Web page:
Carter was drafted by the Golden State Warriors as the fifth pick overall in 1998. He was then traded to the Toronto Raptors on draft day for former college teammate Antawn Jamison, who was selected fourth overall by Toronto. The rest is history. Carter’s career with Toronto would last until 2004; his seven years here were the longest he spent with any team.
Vince Carter was the 1999 Rookie of the Year, he averaged 18.3 points per game his rookie season. The next year the Raptors would make the playoffs for the first time in franchise history, led by Carter’s 25.7 points per game (just his sophomore season). He made the All-Star team for the first time in this 2000 season, where he also competed in the dunk contest.
Yep, this is the dunk contest you remember from Vince Carter. He won. After this season, Tracy McGrady would be traded to Orlando, leaving Carter as the team’s unanimous first option.
Following the 2000 season, Carter joined the USA Men’s National Basketball Team. And of course, this is when he jumped over a 7-foot-2 human being. The U.S. team won gold that year and Carter averaged 14.8 points per game with the national team.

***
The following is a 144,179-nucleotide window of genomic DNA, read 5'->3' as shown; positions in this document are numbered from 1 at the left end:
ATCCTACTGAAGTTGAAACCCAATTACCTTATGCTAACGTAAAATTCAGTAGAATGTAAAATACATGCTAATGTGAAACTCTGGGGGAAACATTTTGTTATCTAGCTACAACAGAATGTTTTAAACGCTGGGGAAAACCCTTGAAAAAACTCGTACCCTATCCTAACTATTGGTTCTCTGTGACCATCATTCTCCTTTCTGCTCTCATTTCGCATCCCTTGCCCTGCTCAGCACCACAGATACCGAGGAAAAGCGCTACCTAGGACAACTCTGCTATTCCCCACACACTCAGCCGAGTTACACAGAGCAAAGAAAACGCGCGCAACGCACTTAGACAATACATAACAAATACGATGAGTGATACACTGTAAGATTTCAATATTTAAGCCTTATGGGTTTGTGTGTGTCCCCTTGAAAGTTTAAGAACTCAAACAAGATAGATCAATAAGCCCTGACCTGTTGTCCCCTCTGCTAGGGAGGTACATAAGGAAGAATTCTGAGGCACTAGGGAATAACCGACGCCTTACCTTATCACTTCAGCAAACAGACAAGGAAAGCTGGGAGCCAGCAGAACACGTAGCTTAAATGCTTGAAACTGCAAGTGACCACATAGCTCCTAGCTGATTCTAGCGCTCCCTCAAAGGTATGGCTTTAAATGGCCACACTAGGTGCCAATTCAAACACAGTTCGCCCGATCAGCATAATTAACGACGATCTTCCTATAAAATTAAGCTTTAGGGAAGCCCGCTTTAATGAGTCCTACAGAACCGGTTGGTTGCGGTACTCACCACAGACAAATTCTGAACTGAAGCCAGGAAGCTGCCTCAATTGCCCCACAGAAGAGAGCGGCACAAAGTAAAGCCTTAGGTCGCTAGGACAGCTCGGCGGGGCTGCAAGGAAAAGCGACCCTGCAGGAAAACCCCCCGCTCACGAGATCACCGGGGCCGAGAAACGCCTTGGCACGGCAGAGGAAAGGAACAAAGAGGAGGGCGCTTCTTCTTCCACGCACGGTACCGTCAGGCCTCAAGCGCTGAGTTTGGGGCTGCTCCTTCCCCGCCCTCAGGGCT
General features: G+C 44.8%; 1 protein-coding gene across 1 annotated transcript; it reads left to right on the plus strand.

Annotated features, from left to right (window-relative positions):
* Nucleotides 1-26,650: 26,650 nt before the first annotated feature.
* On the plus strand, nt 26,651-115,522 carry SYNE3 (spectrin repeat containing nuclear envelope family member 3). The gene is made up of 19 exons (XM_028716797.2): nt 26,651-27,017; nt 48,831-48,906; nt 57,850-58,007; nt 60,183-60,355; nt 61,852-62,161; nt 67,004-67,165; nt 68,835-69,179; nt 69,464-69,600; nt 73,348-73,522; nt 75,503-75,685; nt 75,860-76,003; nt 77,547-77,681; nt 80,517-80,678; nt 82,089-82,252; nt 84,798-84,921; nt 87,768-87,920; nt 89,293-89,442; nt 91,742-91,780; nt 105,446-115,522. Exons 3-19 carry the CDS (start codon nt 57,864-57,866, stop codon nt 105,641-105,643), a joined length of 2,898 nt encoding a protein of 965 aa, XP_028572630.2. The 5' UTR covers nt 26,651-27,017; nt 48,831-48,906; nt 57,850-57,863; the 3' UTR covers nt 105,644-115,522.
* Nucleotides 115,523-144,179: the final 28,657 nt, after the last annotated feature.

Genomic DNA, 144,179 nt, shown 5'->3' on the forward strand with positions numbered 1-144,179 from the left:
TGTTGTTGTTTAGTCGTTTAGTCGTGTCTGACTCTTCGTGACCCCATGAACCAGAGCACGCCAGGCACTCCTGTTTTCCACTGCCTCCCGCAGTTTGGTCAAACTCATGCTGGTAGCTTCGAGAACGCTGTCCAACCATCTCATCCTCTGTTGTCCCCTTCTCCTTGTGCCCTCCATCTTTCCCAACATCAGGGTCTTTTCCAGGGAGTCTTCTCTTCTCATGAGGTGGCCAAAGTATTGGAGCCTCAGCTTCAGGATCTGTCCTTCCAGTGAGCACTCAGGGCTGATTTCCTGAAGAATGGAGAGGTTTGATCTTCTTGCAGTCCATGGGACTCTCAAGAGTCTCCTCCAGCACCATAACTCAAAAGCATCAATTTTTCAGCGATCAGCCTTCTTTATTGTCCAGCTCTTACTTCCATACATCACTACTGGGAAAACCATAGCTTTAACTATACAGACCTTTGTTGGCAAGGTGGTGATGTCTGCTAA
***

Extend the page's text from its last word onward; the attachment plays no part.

The 2000-01 season, Carter’s third, was statistically his best season in terms of points. He averaged 27.6 points, 5.5 rebounds, and 3.9 assists per game. In this season, the Raptors would make the playoffs for the second season in a row. In those playoffs, Carter set a record for most three pointers in an NBA playoff game with nine against the Allen Iverson led Philadelphia 76ers. (Klay Thompson has since broken that record with 11 against the OKC Thunder in 2016.)